AURORA | It’s a label that could easily mean death in the wrong neighborhood.
In the highly territorial world of the Los Angeles barrios, pledging allegiance to a specific street corner or city block carries big risks. Wearing hometown pride on your sleeve in a rival’s part of town could very well mean inviting a deadly attack.
But even with that risk, the unnamed subject of Eric Schwartz’s photograph looks like he has no qualms about the “SANGRA” tag that’s spelled out across his forehead in Gothic black lettering. Standing with two friends, the man in the portrait looks confidently into the camera, unrepentantly proud of the gang shorthand for the San Gabriel neighborhood that’s tattooed on his face.
“Let’s face it, this is ink under skin. That is like putting a target on your head,” Schwartz said, standing in front of the large, vivid print hanging in the gallery space at the Fulginiti Pavilion for Bioethics and Humanities at the Anschutz Medical Campus. “But that’s where he’s from. That’s his neighborhood. I think out of all tattoos I’ve ever photographed, that’s the most defiant.”
And Schwartz has photographed a lot of tattoos. The exhibition titled “Tattoo Nation” currently on display at the Fulginiti Pavilion is a small sampling of a documentary project that’s spanned years and included hundreds of stories. Beginning in 2006, Schwartz set out to document the history and evolution of a fine art form that many would have trouble considering fine art.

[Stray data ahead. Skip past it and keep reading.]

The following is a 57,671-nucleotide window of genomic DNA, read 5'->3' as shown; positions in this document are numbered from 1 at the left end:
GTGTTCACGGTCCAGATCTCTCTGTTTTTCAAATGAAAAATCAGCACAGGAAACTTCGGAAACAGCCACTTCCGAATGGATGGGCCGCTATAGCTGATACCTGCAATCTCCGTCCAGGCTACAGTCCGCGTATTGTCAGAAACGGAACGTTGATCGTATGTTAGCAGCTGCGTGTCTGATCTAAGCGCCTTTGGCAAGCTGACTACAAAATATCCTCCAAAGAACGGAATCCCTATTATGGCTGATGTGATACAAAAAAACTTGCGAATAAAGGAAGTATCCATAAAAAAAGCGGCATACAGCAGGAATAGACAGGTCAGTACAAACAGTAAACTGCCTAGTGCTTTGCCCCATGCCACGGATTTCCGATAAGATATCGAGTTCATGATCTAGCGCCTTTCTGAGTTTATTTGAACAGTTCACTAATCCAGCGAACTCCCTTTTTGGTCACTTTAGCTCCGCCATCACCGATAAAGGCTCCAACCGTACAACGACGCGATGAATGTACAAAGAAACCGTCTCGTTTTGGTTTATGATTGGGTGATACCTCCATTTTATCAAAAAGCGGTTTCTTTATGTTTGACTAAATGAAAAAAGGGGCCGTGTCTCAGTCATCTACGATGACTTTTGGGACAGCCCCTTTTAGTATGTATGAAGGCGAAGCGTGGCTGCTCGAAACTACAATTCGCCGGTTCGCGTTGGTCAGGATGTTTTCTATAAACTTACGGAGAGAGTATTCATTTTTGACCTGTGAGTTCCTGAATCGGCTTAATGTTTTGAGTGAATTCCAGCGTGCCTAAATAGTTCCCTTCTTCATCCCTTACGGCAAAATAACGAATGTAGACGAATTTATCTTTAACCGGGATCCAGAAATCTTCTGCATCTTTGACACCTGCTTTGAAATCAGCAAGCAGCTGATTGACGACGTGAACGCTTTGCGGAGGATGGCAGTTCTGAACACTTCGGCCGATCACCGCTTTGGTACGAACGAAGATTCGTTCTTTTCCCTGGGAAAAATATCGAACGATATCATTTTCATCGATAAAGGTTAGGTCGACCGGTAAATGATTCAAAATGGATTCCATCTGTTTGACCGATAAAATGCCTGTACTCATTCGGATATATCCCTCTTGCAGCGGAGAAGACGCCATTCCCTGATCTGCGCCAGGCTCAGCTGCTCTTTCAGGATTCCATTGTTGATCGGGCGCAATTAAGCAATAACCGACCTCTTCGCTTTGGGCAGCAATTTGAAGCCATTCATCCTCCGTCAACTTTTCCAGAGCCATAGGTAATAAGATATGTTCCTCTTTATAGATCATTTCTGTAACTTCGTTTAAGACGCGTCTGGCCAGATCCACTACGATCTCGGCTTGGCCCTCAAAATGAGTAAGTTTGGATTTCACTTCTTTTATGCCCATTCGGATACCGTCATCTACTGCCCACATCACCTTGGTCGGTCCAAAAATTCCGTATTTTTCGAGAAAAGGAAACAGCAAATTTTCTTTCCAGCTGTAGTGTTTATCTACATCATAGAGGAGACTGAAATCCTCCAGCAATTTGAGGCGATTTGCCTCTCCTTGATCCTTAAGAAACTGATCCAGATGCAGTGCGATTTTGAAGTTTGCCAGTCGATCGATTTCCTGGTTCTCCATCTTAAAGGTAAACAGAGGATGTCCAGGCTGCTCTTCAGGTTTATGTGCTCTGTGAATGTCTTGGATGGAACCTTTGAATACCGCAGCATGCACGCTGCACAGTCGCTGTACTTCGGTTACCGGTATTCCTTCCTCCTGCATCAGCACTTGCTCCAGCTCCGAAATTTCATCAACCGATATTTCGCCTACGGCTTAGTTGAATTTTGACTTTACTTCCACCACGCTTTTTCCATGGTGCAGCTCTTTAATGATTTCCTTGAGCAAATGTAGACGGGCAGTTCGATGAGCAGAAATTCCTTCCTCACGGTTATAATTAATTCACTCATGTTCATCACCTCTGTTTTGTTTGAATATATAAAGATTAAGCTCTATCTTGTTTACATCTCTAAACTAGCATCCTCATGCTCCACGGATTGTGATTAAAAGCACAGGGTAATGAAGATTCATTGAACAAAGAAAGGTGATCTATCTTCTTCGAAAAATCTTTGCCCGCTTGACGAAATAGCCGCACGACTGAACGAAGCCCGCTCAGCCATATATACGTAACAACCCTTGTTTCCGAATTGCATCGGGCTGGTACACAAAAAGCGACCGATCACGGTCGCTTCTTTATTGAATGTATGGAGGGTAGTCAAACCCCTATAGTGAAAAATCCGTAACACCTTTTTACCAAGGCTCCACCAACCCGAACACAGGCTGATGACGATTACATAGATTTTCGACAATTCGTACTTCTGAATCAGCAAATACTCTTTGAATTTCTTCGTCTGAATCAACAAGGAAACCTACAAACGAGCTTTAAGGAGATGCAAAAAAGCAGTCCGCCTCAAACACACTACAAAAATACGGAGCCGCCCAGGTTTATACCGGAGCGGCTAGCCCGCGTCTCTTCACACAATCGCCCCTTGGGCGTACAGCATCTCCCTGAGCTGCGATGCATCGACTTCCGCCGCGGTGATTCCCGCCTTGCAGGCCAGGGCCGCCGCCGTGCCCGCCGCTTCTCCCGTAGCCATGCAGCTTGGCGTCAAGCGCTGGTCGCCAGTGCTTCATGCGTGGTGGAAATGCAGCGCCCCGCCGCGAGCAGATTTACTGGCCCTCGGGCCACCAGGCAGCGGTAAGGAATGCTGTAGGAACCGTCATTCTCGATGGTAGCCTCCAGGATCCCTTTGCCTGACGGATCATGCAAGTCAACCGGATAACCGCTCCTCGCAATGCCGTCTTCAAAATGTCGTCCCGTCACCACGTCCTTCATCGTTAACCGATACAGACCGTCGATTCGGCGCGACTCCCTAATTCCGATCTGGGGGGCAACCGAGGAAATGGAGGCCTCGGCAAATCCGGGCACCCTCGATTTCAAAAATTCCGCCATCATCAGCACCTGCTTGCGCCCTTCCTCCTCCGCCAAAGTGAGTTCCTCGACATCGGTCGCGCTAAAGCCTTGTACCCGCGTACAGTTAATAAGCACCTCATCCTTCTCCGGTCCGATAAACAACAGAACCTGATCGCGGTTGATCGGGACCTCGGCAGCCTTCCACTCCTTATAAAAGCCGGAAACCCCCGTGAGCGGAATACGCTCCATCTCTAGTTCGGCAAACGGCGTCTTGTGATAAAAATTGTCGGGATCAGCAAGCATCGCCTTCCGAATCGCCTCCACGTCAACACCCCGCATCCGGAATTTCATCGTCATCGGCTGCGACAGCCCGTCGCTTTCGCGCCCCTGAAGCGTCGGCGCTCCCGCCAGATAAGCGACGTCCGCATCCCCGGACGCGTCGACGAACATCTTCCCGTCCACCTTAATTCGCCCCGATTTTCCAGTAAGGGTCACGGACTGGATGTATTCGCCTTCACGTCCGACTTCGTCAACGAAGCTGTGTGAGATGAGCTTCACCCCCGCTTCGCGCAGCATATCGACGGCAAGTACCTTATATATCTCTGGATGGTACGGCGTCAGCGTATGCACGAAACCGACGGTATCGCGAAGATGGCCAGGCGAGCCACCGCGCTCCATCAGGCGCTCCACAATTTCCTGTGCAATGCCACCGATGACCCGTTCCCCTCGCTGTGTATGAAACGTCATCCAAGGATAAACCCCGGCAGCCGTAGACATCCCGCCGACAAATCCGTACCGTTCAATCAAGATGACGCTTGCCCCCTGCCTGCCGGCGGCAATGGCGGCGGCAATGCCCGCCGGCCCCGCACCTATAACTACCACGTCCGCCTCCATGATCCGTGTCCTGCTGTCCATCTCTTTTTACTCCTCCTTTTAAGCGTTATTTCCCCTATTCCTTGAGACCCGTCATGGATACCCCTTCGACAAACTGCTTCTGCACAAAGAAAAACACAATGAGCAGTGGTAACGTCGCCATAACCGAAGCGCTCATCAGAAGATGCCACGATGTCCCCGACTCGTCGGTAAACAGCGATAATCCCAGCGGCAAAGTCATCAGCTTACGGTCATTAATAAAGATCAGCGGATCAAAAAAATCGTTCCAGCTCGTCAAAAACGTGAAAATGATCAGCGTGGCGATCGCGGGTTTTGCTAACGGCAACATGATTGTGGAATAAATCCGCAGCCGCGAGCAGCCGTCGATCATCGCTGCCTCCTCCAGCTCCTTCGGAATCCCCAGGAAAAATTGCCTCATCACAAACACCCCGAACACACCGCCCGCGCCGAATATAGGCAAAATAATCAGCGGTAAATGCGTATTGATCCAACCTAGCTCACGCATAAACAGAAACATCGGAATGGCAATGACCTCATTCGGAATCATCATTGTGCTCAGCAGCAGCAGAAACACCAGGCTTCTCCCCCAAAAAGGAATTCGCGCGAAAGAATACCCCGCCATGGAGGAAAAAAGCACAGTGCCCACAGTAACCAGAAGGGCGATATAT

“What fascinated me was how thoughtful people were about their tattoos, what they meant to them,” said Schwartz, a Denver-based artist who originally hails from New York. “Coming from a fine arts background, I was astounded that I had no idea what the imagery meant. The images they had on their bodies had nothing to do with how these images were used in the path.”
That initial interest eventually led Schwartz to L.A., considered by many to be the tattoo capital of the world. His focus narrowed to a specific style and community. As Schwartz learned more and more about the highly detailed, highly symbolic “Black and Grey” tattoo style borne out of the Chicano communities in L.A., he felt he’d found a story that had to be told.
“I just wanted to get these people on record,” Schwartz said, pointing to the people who wore this highly individualized artwork on their skin. “The reason that people were expressing themselves in this way in tattoo came from this particular culture. I wanted to get these people on record. This whole project started out as an oral history.”
Those initial efforts to get the subjects’ feedback on film turned into a much bigger project. Schwartz collaborated with writers John Corry and Marc Jakubowicz for “Tattoo Nation,” a documentary released this year that details the history of the “Black and Grey” style. Schwartz directed the film and included feedback from legendary L.A. tattoo artists Charlie Cartwright, Jack Rudy and Freddy Negrete. The documentary also features actor Danny Trejo and musician Travis Barker.